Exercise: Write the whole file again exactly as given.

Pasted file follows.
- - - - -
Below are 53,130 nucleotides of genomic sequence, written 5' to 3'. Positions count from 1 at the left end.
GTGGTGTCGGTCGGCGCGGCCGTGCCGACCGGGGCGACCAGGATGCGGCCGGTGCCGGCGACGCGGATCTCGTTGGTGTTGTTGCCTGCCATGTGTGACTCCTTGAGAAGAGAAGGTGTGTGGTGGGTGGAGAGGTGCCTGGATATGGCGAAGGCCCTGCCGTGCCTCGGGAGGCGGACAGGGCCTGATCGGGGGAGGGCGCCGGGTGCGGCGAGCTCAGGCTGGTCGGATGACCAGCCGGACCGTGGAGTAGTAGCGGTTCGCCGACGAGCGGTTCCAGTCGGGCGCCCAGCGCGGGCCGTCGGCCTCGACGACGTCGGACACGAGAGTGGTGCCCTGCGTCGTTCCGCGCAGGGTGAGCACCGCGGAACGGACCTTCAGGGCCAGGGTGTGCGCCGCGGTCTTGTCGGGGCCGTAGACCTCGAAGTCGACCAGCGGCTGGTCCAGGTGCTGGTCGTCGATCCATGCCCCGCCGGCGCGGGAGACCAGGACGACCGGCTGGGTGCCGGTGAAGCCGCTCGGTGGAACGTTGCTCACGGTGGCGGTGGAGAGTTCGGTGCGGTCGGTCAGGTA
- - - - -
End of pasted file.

Below are 53,130 nucleotides of genomic sequence, written 5' to 3'. Positions count from 1 at the left end.
GTGGTGTCGGTCGGCGCGGCCGTGCCGACCGGGGCGACCAGGATGCGGCCGGTGCCGGCGACGCGGATCTCGTTGGTGTTGTTGCCTGCCATGTGTGACTCCTTGAGAAGAGAAGGTGTGTGGTGGGTGGAGAGGTGCCTGGATATGGCGAAGGCCCTGCCGTGCCTCGGGAGGCGGACAGGGCCTGATCGGGGGAGGGCGCCGGGTGCGGCGAGCTCAGGCTGGTCGGATGACCAGCCGGACCGTGGAGTAGTAGCGGTTCGCCGACGAGCGGTTCCAGTCGGGCGCCCAGCGCGGGCCGTCGGCCTCGACGACGTCGGACACGAGAGTGGTGCCCTGCGTCGTTCCGCGCAGGGTGAGCACCGCGGAACGGACCTTCAGGGCCAGGGTGTGCGCCGCGGTCTTGTCGGGGCCGTAGACCTCGAAGTCGACCAGCGGCTGGTCCAGGTGCTGGTCGTCGATCCATGCCCCGCCGGCGCGGGAGACCAGGACGACCGGCTGGGTGCCGGTGAAGCCGCTCGGTGGAACGTTGCTCACGGTGGCGGTGGAGAGTTCGGTGCGGTCGGTCAGGTA